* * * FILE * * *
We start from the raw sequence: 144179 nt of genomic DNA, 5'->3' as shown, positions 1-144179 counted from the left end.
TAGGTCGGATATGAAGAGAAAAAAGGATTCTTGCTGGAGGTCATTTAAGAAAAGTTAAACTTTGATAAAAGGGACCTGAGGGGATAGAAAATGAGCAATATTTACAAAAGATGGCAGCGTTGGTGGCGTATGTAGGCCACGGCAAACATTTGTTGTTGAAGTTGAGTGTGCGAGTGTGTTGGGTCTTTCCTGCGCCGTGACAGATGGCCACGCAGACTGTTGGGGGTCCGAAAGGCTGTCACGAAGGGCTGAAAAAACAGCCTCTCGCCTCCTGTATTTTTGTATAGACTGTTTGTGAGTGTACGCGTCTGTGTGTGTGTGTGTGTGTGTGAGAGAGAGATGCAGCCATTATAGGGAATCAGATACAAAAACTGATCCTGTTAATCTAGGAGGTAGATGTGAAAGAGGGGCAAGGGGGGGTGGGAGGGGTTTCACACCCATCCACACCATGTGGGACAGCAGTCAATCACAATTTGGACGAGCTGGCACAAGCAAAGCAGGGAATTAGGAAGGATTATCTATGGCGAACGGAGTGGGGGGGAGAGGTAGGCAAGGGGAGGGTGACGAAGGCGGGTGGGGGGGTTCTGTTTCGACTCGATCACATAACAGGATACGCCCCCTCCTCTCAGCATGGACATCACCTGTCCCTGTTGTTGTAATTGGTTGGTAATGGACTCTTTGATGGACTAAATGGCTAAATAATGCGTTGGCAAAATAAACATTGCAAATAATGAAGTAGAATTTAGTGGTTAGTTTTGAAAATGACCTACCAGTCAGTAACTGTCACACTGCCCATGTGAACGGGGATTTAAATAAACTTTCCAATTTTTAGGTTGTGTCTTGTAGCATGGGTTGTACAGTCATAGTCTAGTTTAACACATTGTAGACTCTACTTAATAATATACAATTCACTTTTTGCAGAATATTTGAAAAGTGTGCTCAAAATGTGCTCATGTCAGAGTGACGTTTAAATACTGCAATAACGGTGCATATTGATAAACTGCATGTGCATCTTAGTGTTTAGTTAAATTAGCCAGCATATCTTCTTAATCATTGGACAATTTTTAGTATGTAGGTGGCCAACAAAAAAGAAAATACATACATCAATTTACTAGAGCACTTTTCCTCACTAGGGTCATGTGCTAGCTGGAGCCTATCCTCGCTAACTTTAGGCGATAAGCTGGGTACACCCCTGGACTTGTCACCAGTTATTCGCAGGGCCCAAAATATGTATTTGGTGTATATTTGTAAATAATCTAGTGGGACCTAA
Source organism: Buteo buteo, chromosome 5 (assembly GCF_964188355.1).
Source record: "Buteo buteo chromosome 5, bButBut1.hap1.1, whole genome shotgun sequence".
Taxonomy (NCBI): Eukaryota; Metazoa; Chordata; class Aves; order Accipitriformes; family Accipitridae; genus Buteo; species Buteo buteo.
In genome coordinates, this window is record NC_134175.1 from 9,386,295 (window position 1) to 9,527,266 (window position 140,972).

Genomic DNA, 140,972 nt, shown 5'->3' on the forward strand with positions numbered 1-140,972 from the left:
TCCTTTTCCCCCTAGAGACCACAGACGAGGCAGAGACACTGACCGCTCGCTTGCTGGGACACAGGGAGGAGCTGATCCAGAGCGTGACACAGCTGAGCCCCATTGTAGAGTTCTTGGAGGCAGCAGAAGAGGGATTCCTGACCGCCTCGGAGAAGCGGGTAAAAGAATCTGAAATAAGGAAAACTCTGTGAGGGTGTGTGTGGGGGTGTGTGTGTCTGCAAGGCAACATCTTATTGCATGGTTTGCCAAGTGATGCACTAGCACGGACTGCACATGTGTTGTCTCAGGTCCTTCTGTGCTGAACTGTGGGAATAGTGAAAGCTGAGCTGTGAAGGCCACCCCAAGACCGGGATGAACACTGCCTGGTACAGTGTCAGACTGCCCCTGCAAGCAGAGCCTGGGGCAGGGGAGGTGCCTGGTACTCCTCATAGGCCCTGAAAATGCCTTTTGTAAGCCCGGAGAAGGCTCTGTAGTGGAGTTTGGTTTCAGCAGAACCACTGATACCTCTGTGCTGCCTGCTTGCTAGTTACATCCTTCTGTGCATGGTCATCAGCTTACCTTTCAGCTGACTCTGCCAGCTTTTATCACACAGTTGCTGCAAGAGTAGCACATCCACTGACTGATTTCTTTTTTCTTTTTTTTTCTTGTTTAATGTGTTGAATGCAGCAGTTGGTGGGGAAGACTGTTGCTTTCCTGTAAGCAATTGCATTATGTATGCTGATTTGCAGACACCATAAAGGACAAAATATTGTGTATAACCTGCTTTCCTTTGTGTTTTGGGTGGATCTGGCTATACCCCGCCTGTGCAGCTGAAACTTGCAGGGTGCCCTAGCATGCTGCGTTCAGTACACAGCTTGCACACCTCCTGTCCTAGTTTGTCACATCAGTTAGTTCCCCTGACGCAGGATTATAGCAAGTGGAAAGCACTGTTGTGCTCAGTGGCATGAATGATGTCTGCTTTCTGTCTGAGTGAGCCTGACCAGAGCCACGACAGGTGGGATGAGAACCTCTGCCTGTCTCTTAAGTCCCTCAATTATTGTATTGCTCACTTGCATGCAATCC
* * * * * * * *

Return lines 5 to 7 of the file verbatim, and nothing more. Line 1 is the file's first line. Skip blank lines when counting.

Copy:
Taxonomy (NCBI): Eukaryota; Metazoa; Chordata; class Aves; order Accipitriformes; family Accipitridae; genus Buteo; species Buteo buteo.
In genome coordinates, this window is record NC_134175.1 from 9,386,295 (window position 1) to 9,527,266 (window position 140,972).

Genomic DNA, 140,972 nt, shown 5'->3' on the forward strand with positions numbered 1-140,972 from the left: